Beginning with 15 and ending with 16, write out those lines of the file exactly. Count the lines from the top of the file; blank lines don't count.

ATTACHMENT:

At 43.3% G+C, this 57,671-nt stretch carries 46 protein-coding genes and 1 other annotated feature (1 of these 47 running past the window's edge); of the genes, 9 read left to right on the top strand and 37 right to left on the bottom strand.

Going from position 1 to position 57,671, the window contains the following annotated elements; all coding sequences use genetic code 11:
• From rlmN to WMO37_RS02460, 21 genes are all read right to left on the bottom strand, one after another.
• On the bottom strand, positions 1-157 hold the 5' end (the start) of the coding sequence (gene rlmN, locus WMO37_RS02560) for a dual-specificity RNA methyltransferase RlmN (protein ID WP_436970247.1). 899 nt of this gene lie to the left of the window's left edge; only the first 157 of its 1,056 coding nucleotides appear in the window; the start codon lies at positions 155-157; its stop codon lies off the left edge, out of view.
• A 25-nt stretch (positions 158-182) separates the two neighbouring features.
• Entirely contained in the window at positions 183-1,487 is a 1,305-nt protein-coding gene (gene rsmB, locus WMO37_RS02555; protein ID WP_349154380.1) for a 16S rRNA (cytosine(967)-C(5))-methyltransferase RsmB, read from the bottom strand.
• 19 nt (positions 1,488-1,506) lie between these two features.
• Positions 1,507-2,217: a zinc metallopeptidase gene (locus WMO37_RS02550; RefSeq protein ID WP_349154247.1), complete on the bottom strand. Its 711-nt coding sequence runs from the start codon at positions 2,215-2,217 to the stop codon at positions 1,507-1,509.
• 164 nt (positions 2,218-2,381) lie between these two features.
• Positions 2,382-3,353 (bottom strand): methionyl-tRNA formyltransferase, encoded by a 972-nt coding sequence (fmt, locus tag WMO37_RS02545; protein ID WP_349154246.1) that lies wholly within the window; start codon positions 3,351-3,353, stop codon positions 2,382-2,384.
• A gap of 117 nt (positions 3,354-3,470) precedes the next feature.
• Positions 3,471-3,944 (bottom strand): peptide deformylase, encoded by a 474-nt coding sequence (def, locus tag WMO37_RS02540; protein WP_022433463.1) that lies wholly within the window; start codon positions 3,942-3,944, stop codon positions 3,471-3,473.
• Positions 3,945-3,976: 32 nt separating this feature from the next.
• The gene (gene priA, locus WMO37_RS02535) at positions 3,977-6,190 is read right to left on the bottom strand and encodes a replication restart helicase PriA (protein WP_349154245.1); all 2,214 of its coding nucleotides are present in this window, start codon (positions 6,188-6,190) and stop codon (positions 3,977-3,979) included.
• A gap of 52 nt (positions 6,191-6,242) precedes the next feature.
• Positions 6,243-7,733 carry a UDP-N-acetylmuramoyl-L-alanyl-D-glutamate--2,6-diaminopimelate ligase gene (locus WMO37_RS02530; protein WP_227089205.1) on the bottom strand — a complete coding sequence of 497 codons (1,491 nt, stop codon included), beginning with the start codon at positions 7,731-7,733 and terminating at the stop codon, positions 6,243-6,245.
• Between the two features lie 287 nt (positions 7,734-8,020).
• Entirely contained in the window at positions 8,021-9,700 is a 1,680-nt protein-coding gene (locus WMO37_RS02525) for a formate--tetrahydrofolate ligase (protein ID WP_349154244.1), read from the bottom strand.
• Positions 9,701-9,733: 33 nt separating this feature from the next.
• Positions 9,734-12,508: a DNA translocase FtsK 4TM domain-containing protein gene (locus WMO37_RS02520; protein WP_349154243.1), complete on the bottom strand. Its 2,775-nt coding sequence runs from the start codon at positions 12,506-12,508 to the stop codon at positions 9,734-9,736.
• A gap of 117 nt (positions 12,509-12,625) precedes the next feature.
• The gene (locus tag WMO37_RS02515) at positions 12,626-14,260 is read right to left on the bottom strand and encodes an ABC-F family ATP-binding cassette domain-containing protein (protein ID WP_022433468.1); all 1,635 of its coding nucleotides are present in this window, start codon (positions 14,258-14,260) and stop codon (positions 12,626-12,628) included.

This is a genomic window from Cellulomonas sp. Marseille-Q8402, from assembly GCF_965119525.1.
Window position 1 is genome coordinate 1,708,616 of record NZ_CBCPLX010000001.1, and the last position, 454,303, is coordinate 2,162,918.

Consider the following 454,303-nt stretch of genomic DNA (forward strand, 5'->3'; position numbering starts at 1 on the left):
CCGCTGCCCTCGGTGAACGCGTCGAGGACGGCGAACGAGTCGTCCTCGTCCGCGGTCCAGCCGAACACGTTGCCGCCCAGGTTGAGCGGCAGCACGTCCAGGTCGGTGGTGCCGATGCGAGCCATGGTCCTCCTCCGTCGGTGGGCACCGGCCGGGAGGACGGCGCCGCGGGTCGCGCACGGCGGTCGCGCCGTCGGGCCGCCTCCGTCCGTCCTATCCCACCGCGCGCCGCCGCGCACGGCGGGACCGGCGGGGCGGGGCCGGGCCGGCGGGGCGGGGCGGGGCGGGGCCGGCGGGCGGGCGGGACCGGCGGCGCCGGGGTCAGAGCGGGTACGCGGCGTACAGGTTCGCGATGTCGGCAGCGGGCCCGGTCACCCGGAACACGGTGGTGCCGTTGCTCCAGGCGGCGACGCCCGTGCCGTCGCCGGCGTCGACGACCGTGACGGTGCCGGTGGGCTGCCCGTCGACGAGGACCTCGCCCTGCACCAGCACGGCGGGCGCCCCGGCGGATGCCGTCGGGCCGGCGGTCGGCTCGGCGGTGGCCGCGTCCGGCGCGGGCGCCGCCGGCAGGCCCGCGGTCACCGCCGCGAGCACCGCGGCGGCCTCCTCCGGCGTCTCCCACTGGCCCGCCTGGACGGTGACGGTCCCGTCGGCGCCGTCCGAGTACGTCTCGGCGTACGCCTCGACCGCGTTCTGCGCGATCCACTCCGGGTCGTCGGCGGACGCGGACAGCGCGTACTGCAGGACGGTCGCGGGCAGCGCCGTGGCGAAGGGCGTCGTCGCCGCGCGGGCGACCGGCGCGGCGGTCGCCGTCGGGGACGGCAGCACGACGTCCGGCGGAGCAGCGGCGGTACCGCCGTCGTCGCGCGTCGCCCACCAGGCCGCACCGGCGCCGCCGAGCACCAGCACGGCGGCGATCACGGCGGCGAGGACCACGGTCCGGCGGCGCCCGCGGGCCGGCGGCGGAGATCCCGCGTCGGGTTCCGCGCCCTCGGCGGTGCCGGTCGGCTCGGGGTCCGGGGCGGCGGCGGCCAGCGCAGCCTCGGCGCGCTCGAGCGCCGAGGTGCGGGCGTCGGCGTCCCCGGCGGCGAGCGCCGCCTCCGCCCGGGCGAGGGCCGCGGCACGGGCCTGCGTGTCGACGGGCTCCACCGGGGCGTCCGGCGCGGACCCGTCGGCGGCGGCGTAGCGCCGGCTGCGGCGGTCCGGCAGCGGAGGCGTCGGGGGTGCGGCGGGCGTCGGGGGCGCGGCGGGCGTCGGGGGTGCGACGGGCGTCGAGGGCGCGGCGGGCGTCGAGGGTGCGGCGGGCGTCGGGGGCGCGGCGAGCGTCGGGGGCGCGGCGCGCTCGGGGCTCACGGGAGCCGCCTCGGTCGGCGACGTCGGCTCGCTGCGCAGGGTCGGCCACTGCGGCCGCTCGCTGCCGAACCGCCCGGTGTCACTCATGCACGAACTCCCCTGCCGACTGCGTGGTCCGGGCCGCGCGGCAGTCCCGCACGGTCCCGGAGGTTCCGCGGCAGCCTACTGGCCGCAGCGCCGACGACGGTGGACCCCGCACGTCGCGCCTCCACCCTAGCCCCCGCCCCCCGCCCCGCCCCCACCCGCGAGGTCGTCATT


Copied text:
• A gap of 52 nt (positions 6,191-6,242) precedes the next feature.
• Positions 6,243-7,733 carry a UDP-N-acetylmuramoyl-L-alanyl-D-glutamate--2,6-diaminopimelate ligase gene (locus WMO37_RS02530; protein WP_227089205.1) on the bottom strand — a complete coding sequence of 497 codons (1,491 nt, stop codon included), beginning with the start codon at positions 7,731-7,733 and terminating at the stop codon, positions 6,243-6,245.